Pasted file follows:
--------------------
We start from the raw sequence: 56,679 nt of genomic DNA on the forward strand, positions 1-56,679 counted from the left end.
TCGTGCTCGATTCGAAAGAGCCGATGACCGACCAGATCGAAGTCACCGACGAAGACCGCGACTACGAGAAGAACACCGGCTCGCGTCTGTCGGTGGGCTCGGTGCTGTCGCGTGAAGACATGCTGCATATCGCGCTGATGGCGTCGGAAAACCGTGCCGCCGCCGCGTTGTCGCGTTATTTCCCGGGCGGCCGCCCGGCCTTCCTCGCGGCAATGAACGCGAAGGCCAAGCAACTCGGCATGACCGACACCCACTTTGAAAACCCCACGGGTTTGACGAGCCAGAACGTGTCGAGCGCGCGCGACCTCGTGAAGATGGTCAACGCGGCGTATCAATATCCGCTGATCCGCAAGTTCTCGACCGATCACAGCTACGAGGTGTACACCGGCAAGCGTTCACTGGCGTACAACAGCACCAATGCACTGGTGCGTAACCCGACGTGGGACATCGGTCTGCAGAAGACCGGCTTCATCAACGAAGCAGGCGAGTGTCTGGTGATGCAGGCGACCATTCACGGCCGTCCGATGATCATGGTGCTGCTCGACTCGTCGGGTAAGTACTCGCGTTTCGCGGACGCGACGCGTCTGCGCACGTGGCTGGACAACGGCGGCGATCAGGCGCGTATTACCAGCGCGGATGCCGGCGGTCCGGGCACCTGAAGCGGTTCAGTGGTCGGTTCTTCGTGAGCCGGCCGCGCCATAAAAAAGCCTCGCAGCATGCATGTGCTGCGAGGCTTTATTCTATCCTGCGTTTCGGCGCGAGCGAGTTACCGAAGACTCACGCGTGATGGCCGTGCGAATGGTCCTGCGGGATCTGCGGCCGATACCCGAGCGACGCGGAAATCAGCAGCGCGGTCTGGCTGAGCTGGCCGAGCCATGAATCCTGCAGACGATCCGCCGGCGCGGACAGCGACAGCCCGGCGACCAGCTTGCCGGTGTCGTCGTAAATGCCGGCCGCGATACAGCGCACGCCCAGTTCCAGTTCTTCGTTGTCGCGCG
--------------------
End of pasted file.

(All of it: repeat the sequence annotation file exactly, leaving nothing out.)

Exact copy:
We start from the raw sequence: 56,679 nt of genomic DNA on the forward strand, positions 1-56,679 counted from the left end.
TCGTGCTCGATTCGAAAGAGCCGATGACCGACCAGATCGAAGTCACCGACGAAGACCGCGACTACGAGAAGAACACCGGCTCGCGTCTGTCGGTGGGCTCGGTGCTGTCGCGTGAAGACATGCTGCATATCGCGCTGATGGCGTCGGAAAACCGTGCCGCCGCCGCGTTGTCGCGTTATTTCCCGGGCGGCCGCCCGGCCTTCCTCGCGGCAATGAACGCGAAGGCCAAGCAACTCGGCATGACCGACACCCACTTTGAAAACCCCACGGGTTTGACGAGCCAGAACGTGTCGAGCGCGCGCGACCTCGTGAAGATGGTCAACGCGGCGTATCAATATCCGCTGATCCGCAAGTTCTCGACCGATCACAGCTACGAGGTGTACACCGGCAAGCGTTCACTGGCGTACAACAGCACCAATGCACTGGTGCGTAACCCGACGTGGGACATCGGTCTGCAGAAGACCGGCTTCATCAACGAAGCAGGCGAGTGTCTGGTGATGCAGGCGACCATTCACGGCCGTCCGATGATCATGGTGCTGCTCGACTCGTCGGGTAAGTACTCGCGTTTCGCGGACGCGACGCGTCTGCGCACGTGGCTGGACAACGGCGGCGATCAGGCGCGTATTACCAGCGCGGATGCCGGCGGTCCGGGCACCTGAAGCGGTTCAGTGGTCGGTTCTTCGTGAGCCGGCCGCGCCATAAAAAAGCCTCGCAGCATGCATGTGCTGCGAGGCTTTATTCTATCCTGCGTTTCGGCGCGAGCGAGTTACCGAAGACTCACGCGTGATGGCCGTGCGAATGGTCCTGCGGGATCTGCGGCCGATACCCGAGCGACGCGGAAATCAGCAGCGCGGTCTGGCTGAGCTGGCCGAGCCATGAATCCTGCAGACGATCCGCCGGCGCGGACAGCGACAGCCCGGCGACCAGCTTGCCGGTGTCGTCGTAAATGCCGGCCGCGATACAGCGCACGCCCAGTTCCAGTTCTTCGTTGTCGCGCG